But what if we'd also like to access the HTTP client in a separate module?

Maybe we've got a separate API service class for encapsulating requests to someapi.io, and it needs to make web requests too.

We'd probably define it in nicely separated out module. The HTTP client is defined in views.py so we'd have to import it from there:

# example_api.py
from .views import client

class ExampleAPI:
    def __init__(self, client):
        self.client = client

    async def search_movies(self, query: str):
        params = {"q": query}
        response = await self.client.get("https://api.example.io/movies", params=params)
        # ...

example_api = ExampleAPI(client)

And then we'd use it in views.py like so…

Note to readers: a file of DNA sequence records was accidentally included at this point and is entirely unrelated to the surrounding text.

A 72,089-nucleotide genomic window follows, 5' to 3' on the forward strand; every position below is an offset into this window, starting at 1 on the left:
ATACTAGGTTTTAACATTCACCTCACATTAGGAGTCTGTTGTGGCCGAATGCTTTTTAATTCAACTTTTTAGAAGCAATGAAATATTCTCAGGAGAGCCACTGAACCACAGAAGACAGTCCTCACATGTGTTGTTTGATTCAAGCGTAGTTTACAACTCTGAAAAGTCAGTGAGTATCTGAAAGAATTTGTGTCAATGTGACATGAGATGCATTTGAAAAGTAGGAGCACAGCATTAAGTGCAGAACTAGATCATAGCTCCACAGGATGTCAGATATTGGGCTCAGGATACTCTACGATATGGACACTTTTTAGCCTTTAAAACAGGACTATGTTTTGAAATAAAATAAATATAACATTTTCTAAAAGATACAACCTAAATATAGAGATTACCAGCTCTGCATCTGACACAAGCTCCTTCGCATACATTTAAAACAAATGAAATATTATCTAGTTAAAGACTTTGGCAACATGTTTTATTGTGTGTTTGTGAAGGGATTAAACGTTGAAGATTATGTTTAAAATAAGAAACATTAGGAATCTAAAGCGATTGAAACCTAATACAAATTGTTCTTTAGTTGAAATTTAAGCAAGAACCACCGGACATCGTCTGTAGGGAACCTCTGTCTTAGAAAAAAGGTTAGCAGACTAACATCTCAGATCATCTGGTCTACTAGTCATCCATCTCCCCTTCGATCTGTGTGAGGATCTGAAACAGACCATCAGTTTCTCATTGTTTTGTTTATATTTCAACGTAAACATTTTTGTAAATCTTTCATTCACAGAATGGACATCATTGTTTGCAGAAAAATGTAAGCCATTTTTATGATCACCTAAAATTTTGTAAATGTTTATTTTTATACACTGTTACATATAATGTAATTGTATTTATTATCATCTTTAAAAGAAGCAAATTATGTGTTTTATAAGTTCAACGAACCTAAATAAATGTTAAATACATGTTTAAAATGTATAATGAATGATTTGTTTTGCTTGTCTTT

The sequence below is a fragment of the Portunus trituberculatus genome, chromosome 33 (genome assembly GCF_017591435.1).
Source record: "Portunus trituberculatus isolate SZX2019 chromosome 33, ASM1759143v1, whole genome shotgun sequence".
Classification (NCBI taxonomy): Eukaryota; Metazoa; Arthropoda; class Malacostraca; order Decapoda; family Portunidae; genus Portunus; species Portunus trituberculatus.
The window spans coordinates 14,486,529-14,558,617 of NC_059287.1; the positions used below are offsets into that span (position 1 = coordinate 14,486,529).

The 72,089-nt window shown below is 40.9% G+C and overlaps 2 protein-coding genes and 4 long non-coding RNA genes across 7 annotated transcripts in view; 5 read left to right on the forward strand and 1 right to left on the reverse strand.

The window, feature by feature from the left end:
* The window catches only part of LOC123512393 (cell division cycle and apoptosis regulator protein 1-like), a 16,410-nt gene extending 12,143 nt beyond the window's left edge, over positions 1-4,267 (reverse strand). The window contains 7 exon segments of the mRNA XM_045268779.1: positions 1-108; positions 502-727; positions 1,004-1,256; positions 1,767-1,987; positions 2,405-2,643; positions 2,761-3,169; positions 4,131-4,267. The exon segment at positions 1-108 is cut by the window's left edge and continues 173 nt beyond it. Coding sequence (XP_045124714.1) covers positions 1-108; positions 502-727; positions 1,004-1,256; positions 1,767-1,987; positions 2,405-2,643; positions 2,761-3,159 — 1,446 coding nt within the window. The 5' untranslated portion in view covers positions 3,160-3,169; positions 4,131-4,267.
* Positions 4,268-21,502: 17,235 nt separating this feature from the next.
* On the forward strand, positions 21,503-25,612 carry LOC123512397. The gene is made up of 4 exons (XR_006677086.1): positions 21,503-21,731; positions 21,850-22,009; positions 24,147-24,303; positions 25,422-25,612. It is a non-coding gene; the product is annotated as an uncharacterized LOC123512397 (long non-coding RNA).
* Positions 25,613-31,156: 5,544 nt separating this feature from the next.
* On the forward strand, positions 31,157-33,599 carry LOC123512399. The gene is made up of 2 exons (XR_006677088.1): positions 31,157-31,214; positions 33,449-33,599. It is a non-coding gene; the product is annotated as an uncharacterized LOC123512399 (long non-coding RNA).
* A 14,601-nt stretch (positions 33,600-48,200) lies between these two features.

# views.py
import httpx
from starlette.responses import JSONResponse
from .example_api import example_api

client = httpx.AsyncClient()

async def search_movies(request):
    q = request.path_params["q"]
    movies = await example_api.search_movies(query=q)
    # ...

Notice how example_api.py imports something from views.py which itself imports something from example_api.py, now?

Tada! Circular imports. πŸ˜•

Separating out shared resources

Okay, so maybe we can instead define the client in example_api.py and then import that in views.py?

# example_api.py
import httpx

client = httpx.AsyncClient()

# ...

example_api = ExampleAPI(client)
# views.py
from .example_api import client

# ...

Sure β€” it would probably work. But it doesn't feel clean either, does it?

So… there must be a better way.

What we need to realize here is that by wanting to declare the shared HTTP client instance in modules that use that shared client, we're once again breaking separation of concerns.